This letter is from our Summer 2018 Issue, on newsstands now!

A short, sun-browned man approached as I was loading up after a recent SUP-surf session at San Onofre, just south of San Clemente, California. He wanted to talk cars. But what caught my attention was the massive tattoo that read "San Clemente" sprawled across his chest like heavy-gauge chain link. This guy obviously loved where he was from.

I can appreciate that kind of dedication to a place you represent. A place that shaped you. I'm definitely even a bit jealous, since I'm not technically a 'local' anywhere. I'm from a town on the southern Oregon Coast that certainly generates proud locals—and I'm certainly proud of growing up there—but I moved away at 18 and thus lost the privilege of ink-on-chest credibility.

Any traveling paddler can understand that it's hard to reconcile the desire to put down roots with an urge to keep moving. In years of traveling and calling different places home, I've been the brunt of bad localism, the classic "get-the-hell-out-of-my-surf-spot" encounters. But more often than not, locals have welcomed me with open arms. There's something special about standup paddling—a kind of no-ego tribalism that cultivates openness. I've been guided down hairy whitewater in the Sierra Nevada, shown secret surf spots in Tahiti and taught the intricate paths through reefs while downwinding on Maui, all by paddlers who were willing to share what they knew.

That give-respect/gain-respect brand of localism is one worth celebrating. And it's how we've always treated our travel content—rather than keeping secrets and closing off the best the sport has to offer, we work hard with locals to respectfully share knowledge as a way to open doors and provide access to new adventures and possibilities.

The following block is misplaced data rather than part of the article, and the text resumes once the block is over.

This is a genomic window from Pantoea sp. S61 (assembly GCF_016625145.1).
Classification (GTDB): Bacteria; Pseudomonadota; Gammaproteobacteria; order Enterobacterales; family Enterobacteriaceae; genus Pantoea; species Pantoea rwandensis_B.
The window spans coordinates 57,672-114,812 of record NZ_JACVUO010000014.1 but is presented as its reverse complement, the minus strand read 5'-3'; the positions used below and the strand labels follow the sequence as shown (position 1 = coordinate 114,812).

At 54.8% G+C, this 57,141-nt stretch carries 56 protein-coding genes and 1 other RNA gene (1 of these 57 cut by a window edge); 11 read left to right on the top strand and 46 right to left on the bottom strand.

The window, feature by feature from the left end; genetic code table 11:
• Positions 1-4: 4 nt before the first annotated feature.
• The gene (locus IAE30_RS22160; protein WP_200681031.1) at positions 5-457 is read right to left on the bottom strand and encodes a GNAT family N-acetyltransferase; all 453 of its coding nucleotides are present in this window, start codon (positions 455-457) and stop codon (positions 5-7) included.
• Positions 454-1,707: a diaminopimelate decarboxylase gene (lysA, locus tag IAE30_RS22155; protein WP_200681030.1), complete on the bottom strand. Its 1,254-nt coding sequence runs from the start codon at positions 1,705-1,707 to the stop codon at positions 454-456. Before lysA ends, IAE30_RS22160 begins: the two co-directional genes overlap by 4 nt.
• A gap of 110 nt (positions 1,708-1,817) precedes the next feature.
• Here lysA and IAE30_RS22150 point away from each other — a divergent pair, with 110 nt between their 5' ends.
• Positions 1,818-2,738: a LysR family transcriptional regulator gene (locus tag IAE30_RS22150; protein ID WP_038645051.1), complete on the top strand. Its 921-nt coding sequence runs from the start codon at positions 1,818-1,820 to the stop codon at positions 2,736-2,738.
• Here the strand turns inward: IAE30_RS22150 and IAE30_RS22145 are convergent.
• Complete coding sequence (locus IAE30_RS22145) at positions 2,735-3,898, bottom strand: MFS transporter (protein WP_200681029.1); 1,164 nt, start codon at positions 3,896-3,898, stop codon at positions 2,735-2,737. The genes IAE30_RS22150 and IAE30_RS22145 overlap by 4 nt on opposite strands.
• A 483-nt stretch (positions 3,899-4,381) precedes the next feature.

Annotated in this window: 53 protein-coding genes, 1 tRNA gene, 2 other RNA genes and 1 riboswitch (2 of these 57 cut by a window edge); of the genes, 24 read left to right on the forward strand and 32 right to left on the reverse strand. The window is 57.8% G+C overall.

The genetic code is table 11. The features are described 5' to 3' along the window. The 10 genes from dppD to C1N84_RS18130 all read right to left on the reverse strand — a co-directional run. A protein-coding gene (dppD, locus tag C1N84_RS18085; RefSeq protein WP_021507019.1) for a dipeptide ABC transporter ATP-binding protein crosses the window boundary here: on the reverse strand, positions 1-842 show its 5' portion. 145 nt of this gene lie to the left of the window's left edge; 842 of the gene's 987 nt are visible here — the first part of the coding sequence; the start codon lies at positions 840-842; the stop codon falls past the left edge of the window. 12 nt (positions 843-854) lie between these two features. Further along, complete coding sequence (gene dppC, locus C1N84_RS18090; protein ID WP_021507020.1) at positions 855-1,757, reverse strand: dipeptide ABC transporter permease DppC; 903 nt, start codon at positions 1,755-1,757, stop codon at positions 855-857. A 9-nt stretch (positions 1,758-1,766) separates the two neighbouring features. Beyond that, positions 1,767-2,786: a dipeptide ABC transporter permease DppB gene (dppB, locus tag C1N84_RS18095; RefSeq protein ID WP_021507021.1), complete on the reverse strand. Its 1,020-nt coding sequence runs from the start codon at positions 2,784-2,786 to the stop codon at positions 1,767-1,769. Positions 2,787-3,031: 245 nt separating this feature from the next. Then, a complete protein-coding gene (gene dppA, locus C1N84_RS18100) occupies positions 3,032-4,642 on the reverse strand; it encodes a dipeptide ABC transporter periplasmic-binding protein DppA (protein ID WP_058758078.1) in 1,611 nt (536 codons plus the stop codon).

When SUP staffers Jack Haworth and Aaron Schmidt went to Puerto Rico, they took that exact approach: staying humble, listening and witnessing the people and the passion for their home and this sport. They flew back from the island with more than a feature on recovery from Hurricane Maria. The irrepressible paddlers they profiled did not turn their backs. Instead, they opened their homes, shared their waves and exposed them to a new way of seeing life and enjoying the water.

In that vein, we profiled the eight contenders of our 2018 Paddle Town Battle, the finalists determined by passionate paddlers from SUP communities around the world. If you're searching for places to become a local, these are good places to start (and if you already live in one, you're lucky).

Someday my wife and I will settle in and really belong to a local community. Until then we'll keep on relying on the friendly strangers and warm communities of fellow paddlers willing to share a taste of theirs. Thanks for the hospitality. —Will Taylor

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